‘I remember that meeting we had to find out what people would pay,’ John said, ‘Only a few of us turned up. I later found out that lots of people didn’t want to reveal how much they would pay, particularly if it was less than others might pay, and they didn’t want to give up their groats until they were sure the maintenance project was going ahead. I don’t know what the answer is.’

A deep voice boomed from a corner of the Rose and Crown, ‘I have the answer.’

The two friends turned to the man they knew as the Wizard, who sat in front of several empty beer glasses and seemed to be lit by a small book that emitted a flickering light.

Bill shrugged, ‘We’ve tried everything else, what do you suggest?’

‘Payment first,’ Wizard growled, ‘do you have a Node?’

‘What’s a Node?’

‘A Connection then, do you have a Connection?’

‘What’s a Connection?’

‘Sand then, any Sand?’

‘Wizard I don’t know what a Node, Connection or Sand is!’

Wizard sighed, then his eyes narrowed and he tapped the empty beer glass. Bill nodded and signalled to the barman, whereupon the Wizard’s eyes brightened and he exclaimed:

‘I suggest an application of blockchain technology and escrowed anonymous contracts in order to create an algorithmic blind auction, based on the maximum amount each villager would be prepared to pay to prevent the common from flooding. If the required amount is not met this shortfall is announced and the villagers have the opportunity to increase their contribution until the required amounts are met. Payment is only released once the full amount is met, otherwise the groats are returned. Donators may implement rules, such as their donation only stands if a certain percentage of villagers contribute certain amounts, and these rules can be announced so that individual villagers can make decisions based on this. All rules and bids to donate money are entirely private in origin, reducing the incentives for villagers to throw low donators into the well.’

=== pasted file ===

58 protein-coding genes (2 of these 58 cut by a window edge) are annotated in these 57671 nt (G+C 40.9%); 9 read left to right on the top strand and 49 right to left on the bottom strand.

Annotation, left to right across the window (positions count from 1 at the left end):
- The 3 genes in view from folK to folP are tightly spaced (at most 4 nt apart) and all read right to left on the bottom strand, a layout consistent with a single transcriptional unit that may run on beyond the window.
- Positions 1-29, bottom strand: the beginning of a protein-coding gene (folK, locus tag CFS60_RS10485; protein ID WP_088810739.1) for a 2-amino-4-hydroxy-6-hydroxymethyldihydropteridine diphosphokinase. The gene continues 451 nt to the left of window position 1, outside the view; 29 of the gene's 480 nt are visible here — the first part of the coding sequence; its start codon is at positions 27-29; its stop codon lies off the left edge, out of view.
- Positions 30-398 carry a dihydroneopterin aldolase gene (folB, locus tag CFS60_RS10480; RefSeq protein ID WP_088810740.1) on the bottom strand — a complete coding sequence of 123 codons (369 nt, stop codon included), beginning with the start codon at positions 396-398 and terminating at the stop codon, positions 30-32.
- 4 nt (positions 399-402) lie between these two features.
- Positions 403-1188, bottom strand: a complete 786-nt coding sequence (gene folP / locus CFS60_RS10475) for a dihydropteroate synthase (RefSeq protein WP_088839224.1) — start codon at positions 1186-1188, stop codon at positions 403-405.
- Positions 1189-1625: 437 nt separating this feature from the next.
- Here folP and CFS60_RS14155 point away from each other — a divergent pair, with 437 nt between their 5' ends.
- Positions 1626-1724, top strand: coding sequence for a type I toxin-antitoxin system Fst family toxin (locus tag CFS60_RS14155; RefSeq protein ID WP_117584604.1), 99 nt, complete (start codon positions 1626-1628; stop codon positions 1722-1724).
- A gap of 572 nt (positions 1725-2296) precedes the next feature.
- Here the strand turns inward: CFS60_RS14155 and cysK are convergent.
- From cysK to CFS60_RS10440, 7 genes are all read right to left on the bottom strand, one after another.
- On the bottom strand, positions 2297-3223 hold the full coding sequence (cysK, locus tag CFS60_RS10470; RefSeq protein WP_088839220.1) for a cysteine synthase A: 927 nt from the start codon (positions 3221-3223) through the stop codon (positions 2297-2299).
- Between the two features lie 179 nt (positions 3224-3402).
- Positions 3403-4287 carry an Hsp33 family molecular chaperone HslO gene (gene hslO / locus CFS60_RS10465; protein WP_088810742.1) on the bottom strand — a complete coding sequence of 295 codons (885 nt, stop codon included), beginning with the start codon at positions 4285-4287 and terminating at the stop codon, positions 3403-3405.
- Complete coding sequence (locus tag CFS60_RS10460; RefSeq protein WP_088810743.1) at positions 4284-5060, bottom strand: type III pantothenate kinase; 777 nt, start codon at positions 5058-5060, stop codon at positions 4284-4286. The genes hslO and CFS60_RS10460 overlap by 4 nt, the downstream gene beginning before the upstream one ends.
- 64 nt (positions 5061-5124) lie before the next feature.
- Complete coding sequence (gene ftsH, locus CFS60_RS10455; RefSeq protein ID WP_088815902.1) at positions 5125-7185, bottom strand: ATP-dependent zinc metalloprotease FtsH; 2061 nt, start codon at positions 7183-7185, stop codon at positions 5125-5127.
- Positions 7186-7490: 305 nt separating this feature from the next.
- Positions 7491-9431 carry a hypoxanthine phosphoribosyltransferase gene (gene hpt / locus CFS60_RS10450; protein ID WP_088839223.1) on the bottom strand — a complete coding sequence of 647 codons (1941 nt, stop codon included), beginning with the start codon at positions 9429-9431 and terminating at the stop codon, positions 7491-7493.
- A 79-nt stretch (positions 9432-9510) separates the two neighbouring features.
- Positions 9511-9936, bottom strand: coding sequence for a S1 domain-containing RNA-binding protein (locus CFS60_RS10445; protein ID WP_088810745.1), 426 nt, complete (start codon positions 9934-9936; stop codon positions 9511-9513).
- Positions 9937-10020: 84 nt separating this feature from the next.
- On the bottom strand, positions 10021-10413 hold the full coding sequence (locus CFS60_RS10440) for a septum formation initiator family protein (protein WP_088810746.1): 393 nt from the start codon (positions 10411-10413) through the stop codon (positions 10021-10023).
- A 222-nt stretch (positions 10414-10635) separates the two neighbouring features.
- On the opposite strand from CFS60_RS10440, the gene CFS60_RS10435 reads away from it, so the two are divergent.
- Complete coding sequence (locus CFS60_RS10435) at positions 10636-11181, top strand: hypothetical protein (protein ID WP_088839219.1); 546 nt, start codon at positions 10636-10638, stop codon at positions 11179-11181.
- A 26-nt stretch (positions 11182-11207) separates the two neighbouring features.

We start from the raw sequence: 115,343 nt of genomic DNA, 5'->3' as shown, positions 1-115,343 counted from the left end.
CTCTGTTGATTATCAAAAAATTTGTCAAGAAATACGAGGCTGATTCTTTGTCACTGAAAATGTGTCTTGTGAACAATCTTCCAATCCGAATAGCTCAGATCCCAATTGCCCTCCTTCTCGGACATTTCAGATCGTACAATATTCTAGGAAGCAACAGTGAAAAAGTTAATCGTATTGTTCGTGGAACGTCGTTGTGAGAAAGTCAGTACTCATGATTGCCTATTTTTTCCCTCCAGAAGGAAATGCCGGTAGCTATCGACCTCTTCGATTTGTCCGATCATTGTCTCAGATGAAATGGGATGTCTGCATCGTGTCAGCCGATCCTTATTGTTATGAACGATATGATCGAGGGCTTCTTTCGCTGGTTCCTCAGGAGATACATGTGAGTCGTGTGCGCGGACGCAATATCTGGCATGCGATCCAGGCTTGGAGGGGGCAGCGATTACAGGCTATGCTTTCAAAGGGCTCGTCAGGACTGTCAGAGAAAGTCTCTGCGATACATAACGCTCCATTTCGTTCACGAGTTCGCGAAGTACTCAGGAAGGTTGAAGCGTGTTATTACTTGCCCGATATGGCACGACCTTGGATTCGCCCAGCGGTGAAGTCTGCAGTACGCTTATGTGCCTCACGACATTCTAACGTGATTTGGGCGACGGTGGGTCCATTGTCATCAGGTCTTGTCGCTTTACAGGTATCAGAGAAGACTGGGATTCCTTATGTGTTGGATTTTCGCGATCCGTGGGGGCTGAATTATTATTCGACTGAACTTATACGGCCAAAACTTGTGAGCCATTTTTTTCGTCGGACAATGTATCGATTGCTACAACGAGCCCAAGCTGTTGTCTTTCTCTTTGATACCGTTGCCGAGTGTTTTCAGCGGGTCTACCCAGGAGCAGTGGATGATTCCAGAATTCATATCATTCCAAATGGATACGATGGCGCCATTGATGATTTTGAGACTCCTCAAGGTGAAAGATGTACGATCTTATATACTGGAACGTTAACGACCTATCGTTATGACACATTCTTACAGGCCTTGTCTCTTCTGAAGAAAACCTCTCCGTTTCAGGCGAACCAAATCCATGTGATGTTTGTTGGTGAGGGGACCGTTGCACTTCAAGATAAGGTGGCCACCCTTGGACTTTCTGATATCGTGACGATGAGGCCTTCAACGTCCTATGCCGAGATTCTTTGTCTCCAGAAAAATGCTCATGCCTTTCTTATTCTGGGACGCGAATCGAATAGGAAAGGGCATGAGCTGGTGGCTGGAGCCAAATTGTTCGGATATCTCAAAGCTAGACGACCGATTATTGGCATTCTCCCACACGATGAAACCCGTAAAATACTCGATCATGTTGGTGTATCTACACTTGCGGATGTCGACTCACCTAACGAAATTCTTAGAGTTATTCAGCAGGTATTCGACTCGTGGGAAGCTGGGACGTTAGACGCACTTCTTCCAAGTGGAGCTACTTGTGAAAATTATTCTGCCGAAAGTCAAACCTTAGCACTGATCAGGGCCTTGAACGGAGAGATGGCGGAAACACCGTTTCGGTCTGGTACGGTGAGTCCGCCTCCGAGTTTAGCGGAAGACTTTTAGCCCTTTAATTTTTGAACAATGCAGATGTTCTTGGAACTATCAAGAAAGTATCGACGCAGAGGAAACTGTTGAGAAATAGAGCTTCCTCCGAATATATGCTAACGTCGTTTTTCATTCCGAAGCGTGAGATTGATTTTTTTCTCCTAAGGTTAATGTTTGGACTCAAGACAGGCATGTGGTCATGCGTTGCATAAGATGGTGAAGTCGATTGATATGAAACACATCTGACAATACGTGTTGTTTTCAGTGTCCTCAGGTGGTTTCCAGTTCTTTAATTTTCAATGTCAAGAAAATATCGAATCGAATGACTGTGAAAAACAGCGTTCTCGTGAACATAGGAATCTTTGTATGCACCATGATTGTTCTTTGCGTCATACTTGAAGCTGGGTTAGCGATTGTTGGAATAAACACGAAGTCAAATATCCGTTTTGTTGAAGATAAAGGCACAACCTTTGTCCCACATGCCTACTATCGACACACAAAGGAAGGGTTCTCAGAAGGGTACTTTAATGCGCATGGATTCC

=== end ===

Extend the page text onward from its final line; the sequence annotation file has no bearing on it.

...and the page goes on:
There was a loud silence for some time. The Wizard, apparently noticing the friends’ confusion, seemed to retreat into a fugue, and a solitary tear rolled down his muddy face. John did the only thing he could think of, and pushed a fresh ale across the table to the Wizard, whose sparkle seemed to reappear.